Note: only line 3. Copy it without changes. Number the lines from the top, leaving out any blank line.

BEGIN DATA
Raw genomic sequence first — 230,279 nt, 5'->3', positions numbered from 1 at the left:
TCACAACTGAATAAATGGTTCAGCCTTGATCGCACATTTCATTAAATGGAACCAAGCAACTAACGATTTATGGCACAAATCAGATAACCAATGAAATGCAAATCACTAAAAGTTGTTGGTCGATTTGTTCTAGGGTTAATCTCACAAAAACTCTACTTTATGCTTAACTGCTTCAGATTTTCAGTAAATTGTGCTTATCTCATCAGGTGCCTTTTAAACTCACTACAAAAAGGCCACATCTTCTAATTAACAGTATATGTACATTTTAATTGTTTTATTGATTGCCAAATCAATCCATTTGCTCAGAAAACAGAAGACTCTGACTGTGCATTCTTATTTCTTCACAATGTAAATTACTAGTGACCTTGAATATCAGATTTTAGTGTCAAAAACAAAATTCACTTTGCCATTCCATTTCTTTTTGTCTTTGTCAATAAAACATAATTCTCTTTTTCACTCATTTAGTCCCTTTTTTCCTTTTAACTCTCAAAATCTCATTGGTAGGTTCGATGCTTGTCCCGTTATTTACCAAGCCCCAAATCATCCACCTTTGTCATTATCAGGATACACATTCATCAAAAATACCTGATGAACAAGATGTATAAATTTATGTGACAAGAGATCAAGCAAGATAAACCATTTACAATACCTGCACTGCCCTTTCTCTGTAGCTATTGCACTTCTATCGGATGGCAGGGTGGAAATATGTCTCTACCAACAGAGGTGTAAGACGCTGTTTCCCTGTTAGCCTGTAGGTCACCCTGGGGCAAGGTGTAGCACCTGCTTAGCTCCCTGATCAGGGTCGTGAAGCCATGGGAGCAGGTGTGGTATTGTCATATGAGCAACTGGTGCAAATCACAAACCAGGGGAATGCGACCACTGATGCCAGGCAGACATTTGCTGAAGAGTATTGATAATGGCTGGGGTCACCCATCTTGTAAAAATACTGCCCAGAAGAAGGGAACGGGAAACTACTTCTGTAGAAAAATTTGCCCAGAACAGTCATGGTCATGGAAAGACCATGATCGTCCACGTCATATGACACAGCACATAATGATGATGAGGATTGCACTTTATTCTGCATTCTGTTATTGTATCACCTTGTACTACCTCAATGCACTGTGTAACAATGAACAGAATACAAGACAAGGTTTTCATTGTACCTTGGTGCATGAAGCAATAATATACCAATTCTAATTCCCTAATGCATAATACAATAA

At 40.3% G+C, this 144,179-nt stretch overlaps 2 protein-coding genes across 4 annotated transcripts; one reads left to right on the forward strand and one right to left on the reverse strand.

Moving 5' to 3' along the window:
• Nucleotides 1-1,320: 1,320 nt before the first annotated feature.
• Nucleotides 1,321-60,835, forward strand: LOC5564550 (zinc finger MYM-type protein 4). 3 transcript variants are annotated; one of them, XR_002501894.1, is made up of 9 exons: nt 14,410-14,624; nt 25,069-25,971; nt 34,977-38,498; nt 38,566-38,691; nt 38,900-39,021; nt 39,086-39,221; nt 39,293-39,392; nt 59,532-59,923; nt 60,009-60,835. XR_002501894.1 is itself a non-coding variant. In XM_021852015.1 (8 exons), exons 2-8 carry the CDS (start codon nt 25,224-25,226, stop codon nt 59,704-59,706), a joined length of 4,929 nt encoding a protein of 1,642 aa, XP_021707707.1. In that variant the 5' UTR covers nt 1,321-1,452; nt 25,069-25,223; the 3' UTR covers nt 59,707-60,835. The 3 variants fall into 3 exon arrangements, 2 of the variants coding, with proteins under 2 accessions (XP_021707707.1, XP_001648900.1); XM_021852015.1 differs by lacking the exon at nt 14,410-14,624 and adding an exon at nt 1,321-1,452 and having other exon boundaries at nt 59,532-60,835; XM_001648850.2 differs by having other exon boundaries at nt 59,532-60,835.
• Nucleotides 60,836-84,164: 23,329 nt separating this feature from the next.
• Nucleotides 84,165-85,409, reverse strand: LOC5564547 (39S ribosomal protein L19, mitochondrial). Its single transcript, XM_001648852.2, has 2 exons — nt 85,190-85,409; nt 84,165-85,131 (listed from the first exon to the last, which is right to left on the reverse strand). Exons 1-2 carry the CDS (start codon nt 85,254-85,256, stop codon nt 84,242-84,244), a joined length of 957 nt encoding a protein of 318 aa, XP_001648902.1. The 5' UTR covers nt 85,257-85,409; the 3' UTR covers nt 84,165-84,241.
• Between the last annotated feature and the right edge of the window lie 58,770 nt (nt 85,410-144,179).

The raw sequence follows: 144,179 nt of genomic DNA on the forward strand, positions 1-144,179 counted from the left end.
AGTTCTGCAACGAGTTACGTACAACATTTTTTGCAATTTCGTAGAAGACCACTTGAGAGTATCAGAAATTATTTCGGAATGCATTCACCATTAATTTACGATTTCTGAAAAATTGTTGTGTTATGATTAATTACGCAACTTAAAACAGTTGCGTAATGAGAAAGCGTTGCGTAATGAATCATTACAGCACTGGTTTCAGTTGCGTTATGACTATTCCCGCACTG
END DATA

At 40.3% G+C, this 144,179-nt stretch overlaps 2 protein-coding genes across 4 annotated transcripts; one reads left to right on the forward strand and one right to left on the reverse strand.